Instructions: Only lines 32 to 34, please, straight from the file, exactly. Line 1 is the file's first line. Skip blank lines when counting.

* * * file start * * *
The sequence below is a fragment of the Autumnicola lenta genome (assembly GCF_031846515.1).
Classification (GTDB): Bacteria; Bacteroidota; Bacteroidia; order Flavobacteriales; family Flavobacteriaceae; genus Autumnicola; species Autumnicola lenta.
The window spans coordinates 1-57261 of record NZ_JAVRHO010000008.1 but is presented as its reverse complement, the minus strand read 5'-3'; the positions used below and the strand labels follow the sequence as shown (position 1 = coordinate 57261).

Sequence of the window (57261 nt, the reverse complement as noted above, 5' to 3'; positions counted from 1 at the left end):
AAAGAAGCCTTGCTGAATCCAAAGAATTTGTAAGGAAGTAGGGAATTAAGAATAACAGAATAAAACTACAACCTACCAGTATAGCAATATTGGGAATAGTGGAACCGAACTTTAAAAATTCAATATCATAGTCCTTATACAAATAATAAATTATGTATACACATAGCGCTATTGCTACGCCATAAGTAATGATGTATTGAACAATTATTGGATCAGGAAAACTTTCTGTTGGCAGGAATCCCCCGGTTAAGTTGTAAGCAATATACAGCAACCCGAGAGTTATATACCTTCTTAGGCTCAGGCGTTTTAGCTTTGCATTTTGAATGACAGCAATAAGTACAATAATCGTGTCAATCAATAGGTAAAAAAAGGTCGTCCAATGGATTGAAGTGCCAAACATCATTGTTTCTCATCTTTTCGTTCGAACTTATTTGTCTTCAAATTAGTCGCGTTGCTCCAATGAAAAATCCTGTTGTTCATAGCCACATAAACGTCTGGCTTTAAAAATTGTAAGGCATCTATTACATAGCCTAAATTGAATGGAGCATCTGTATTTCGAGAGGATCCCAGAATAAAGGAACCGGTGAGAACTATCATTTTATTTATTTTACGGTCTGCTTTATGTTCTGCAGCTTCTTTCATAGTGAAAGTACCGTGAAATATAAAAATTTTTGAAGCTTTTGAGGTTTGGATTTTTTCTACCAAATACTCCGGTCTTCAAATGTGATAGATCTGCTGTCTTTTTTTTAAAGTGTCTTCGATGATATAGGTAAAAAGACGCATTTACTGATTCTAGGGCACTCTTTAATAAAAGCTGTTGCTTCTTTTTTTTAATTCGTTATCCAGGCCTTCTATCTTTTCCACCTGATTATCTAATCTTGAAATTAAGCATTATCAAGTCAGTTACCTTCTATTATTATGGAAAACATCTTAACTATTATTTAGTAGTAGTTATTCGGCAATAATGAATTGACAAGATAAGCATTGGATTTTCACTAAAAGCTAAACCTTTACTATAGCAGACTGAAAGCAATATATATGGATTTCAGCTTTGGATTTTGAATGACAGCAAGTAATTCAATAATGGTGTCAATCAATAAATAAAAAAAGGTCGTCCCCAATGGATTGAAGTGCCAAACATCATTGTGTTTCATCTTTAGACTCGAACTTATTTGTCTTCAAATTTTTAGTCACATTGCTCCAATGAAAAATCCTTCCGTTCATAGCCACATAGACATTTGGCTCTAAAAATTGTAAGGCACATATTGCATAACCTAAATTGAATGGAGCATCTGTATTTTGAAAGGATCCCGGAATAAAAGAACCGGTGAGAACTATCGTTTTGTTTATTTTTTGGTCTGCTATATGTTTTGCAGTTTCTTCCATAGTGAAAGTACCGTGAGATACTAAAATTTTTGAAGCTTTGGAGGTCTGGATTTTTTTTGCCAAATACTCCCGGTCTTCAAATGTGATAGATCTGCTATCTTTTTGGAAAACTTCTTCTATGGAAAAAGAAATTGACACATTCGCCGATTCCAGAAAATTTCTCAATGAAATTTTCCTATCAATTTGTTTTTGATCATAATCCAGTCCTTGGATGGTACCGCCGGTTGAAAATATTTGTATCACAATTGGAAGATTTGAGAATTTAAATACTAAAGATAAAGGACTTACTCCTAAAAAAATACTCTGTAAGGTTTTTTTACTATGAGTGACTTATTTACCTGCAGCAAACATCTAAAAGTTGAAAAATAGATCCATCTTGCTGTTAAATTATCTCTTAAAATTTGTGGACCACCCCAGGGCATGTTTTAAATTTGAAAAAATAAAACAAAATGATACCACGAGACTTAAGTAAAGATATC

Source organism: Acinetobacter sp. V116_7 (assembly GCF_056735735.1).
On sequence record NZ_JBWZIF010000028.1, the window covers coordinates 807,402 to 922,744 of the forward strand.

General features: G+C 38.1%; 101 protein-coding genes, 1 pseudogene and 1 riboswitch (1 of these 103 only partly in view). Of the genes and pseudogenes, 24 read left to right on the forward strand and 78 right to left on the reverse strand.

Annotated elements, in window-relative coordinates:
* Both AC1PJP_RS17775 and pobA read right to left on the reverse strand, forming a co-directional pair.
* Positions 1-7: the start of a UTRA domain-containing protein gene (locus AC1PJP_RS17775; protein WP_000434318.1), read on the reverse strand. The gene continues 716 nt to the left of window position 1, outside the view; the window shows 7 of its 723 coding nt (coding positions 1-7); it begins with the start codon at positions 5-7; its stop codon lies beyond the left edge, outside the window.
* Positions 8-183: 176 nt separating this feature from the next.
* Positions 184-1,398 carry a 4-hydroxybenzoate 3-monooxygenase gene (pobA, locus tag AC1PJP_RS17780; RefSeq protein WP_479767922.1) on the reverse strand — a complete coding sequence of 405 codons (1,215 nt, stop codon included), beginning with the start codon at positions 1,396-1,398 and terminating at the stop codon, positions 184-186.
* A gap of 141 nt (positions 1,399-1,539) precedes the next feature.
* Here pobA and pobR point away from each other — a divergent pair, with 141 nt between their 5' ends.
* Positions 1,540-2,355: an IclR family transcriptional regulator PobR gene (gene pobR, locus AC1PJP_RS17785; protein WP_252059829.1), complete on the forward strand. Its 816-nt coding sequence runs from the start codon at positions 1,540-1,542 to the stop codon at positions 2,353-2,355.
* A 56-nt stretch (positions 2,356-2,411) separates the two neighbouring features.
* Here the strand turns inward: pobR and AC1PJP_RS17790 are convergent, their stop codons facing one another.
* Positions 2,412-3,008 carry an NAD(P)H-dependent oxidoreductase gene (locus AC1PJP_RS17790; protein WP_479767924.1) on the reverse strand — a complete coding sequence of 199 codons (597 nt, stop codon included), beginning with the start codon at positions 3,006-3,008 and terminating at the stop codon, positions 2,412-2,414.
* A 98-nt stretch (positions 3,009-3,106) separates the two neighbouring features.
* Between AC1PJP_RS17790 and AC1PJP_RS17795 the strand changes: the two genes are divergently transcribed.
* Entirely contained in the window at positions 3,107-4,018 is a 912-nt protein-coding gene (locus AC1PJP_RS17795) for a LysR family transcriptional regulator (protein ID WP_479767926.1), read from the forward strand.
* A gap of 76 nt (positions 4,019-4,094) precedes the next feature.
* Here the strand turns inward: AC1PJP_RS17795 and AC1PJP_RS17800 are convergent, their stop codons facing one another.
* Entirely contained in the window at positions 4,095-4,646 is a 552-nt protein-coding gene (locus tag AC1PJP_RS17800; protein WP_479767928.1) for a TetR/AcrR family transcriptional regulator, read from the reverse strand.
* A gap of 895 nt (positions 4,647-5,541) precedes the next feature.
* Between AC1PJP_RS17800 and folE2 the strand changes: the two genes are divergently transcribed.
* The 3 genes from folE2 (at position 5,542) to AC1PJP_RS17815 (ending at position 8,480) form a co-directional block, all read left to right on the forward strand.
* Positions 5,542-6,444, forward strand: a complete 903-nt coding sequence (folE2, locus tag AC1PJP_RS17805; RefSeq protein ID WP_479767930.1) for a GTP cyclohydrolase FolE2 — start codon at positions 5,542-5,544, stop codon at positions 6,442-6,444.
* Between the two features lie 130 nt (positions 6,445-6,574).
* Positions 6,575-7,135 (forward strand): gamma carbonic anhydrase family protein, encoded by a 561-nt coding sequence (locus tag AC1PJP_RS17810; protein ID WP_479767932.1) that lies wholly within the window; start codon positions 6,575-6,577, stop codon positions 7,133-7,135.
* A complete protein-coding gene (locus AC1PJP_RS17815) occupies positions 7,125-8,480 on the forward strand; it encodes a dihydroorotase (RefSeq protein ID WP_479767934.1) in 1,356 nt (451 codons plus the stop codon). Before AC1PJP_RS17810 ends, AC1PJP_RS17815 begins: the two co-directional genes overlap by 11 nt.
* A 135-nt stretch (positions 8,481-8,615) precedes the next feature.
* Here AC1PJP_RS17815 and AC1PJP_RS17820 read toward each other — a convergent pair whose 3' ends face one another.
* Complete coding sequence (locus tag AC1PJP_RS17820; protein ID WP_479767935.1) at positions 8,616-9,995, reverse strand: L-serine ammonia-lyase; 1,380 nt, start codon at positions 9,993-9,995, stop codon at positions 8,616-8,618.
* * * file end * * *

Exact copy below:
* A complete protein-coding gene (locus AC1PJP_RS17815) occupies positions 7,125-8,480 on the forward strand; it encodes a dihydroorotase (RefSeq protein ID WP_479767934.1) in 1,356 nt (451 codons plus the stop codon). Before AC1PJP_RS17810 ends, AC1PJP_RS17815 begins: the two co-directional genes overlap by 11 nt.
* A 135-nt stretch (positions 8,481-8,615) precedes the next feature.
* Here AC1PJP_RS17815 and AC1PJP_RS17820 read toward each other — a convergent pair whose 3' ends face one another.